News - May 10, 2017 - by Ray Hagar

By Ray Hagar
Nevada Newsmakers

A bill that would mandate the state use blood tests and eliminate urine tests in DUI convictions for marijuana is close to becoming law, it's sponsor said Wednesday on Nevada Newsmakers.

The bill, AB 135 and sponsored by Assemblyman Steven Yeager, D-Las Vegas, has jumped through all the legislative hoops necessary to become a law, except for a final Senate floor vote and the final signature from Gov. Brian Sandoval.

"I'm delighted that Senate Judiciary (Committee) passed the bill out unanimously and now it is on the Senate floor," said Yeager, who is also Clark County's chief deputy public defender.

"It is on its second reading (on the Senate floor), so my hope is that it will get a (final) vote at the end of this week or the beginning of next week. But it looks like it is going to pass the Senate and be on its way to the governor."

Yeager has sold the bill to fellow lawmakers as a "common sense" approach to DUI testing for pot. Current urine testing for pot is not reliable because it does not test for the psychoactive element that gets you high -- THC, he said.

"The science behind it (blood tests for pot) is very clear," Yeager said. "So right now, the marijuana testing, when it comes to urine testing, it only tests the inert non--psychoactive metabolite for marijuana."

In arguing for his bill, Yeager has cited a Touro University Nevada College of Osteopathic Medicine study that says marijuana’s" cognitive impairment " cannot be detected in urine. Marijuana can be identified in urine but not accurately measured, according to the study.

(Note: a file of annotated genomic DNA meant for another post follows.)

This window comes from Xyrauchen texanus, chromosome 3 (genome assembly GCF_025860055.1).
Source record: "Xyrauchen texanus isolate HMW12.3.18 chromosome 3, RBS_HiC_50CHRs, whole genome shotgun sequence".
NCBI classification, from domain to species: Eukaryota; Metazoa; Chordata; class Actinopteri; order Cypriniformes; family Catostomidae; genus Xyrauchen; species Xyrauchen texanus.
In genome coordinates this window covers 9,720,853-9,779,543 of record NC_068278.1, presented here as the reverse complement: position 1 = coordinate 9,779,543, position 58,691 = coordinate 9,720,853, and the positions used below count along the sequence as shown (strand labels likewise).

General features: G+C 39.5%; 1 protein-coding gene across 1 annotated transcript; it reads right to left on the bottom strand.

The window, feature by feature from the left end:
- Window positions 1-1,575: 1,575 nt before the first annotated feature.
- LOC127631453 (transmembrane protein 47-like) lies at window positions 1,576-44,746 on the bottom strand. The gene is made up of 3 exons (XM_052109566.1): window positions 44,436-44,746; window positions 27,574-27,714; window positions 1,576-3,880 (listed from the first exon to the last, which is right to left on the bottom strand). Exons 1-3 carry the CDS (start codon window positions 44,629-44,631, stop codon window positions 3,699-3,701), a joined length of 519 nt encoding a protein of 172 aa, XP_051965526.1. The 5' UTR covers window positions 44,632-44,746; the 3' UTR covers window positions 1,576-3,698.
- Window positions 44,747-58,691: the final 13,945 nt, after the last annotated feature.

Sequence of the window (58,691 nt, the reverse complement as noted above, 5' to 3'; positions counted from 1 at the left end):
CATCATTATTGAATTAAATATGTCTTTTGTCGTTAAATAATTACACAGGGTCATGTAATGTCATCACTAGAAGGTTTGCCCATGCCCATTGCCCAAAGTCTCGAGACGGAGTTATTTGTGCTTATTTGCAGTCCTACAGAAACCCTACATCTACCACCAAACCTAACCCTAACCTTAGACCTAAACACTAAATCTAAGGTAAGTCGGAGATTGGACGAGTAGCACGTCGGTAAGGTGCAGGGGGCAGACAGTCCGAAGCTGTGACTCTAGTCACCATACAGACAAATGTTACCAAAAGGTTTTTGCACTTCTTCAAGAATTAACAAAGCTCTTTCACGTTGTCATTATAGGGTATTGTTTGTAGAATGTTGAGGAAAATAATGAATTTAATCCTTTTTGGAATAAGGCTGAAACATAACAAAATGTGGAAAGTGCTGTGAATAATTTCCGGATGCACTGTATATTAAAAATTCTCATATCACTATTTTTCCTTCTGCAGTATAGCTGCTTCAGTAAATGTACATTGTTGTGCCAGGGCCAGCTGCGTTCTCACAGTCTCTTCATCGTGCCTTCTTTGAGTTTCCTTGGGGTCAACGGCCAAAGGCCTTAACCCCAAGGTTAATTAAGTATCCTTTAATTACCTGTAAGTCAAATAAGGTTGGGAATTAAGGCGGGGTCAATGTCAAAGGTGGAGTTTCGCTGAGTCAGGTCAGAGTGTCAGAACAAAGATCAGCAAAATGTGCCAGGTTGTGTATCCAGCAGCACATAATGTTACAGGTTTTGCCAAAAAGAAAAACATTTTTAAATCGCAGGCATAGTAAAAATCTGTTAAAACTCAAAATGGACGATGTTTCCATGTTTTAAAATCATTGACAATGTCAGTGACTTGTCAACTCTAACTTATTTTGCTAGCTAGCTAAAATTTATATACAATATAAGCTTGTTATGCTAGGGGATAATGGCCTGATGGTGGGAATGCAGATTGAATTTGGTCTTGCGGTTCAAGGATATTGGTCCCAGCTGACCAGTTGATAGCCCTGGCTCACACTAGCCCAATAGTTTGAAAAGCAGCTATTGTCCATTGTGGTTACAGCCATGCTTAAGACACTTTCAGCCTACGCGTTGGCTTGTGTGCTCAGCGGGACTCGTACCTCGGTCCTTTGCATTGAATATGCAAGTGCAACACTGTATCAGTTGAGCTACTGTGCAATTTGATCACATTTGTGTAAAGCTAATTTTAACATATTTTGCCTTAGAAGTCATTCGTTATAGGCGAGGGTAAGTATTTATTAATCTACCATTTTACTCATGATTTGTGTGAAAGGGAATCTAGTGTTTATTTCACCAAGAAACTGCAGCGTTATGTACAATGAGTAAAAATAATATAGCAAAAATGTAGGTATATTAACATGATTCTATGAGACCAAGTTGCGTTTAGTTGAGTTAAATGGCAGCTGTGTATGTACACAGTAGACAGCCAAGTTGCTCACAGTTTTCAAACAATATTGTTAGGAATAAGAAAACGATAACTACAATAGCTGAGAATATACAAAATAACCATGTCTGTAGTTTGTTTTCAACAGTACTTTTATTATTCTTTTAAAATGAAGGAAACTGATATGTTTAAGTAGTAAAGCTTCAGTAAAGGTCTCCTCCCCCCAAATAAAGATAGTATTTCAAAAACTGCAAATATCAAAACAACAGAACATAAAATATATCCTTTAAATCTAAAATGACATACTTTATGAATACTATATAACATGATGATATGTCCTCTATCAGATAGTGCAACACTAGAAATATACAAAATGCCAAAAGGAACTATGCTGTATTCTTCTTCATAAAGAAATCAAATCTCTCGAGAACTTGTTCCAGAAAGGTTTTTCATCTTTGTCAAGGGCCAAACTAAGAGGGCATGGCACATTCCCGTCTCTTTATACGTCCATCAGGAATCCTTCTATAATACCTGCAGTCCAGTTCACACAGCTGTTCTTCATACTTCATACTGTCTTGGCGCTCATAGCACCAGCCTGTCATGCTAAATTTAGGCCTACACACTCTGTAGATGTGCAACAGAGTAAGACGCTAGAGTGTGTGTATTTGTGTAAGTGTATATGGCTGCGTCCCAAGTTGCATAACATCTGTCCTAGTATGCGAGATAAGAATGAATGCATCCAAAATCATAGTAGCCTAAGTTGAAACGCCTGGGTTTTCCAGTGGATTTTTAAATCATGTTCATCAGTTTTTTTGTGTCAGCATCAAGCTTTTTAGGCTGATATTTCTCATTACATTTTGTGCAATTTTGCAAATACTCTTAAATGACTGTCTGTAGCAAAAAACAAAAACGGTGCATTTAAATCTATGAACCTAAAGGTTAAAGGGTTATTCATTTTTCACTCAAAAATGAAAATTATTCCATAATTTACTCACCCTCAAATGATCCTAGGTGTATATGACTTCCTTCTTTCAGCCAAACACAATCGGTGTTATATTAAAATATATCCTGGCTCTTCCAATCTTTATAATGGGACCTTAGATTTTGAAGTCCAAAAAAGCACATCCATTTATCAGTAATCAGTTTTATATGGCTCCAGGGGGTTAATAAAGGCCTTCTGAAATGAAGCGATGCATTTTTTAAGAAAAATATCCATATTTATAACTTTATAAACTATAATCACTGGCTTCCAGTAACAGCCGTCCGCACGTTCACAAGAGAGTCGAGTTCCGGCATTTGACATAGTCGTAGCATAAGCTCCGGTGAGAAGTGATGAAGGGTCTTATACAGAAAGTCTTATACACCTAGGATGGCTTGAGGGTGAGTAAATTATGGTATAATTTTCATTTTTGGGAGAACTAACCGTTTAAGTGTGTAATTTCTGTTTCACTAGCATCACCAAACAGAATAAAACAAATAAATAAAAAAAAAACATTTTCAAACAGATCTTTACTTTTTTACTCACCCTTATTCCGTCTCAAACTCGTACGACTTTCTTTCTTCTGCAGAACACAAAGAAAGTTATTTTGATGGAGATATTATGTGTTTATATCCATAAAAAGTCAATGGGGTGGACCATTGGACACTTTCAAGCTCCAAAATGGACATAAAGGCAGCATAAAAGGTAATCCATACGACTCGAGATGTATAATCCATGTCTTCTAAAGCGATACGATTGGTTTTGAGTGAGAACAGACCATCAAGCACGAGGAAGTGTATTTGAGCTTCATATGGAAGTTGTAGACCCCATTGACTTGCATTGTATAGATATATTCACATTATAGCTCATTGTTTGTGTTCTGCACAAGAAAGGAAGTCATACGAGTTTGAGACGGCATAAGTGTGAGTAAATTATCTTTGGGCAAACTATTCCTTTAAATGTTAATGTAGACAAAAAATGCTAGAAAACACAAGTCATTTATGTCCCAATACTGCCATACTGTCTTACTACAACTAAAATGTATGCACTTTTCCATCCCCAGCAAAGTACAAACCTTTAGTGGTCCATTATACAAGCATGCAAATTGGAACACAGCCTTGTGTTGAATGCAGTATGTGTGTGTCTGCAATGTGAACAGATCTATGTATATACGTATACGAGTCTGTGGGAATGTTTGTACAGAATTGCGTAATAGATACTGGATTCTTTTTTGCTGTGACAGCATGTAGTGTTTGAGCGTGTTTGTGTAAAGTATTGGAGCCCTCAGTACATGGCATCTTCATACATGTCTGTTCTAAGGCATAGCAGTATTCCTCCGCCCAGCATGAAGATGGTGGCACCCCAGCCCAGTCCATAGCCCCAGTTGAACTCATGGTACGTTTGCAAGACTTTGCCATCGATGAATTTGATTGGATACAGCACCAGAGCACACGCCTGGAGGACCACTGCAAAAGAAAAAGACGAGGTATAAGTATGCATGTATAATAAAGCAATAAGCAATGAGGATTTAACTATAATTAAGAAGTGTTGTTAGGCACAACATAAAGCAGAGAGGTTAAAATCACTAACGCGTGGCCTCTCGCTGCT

"A urine test will tell you if someone has ingested marijuana in the past," Yeager said on Nevada Newsmakers. "But it does not tell you if the person is actually impaired at the time the testing is done."

Yet another study -- commissioned by the AAA, the nation's largest automobile club -- states that blood testing for marijuana intoxication also is not reliable.

The AAA's Safety Foundation study said it's not possible to set a blood-test threshold for THC that can reliably determine impairment. Some drivers with high levels of THC in their blood may not be impaired, especially if they are heavy pot users, the study stated. Others, who may not use marijuana often, could have relatively low levels of THC in their blood and be impaired for driving, according to the study.

The bill does not alter the state's level of impairment levels for DUI for marijuana and the change in the law won't be new for Washoe County residents. The Washoe County Sheriff's Office already uses blood tests to determine marijuana impairment, according to a story by Jenny Kane in the Reno Gazette-Journal.

Nevada's law does not give motorists much wiggle room when it comes to smoking pot and driving. Nevada's legal limit for marijuana impairment is 2 nanograms of active THC in the blood.

"I'll just say, our levels and laws are very, very low. So it is virtually impossible to test positive on a blood test and not be over the allowed limits under the statute," Yeager said.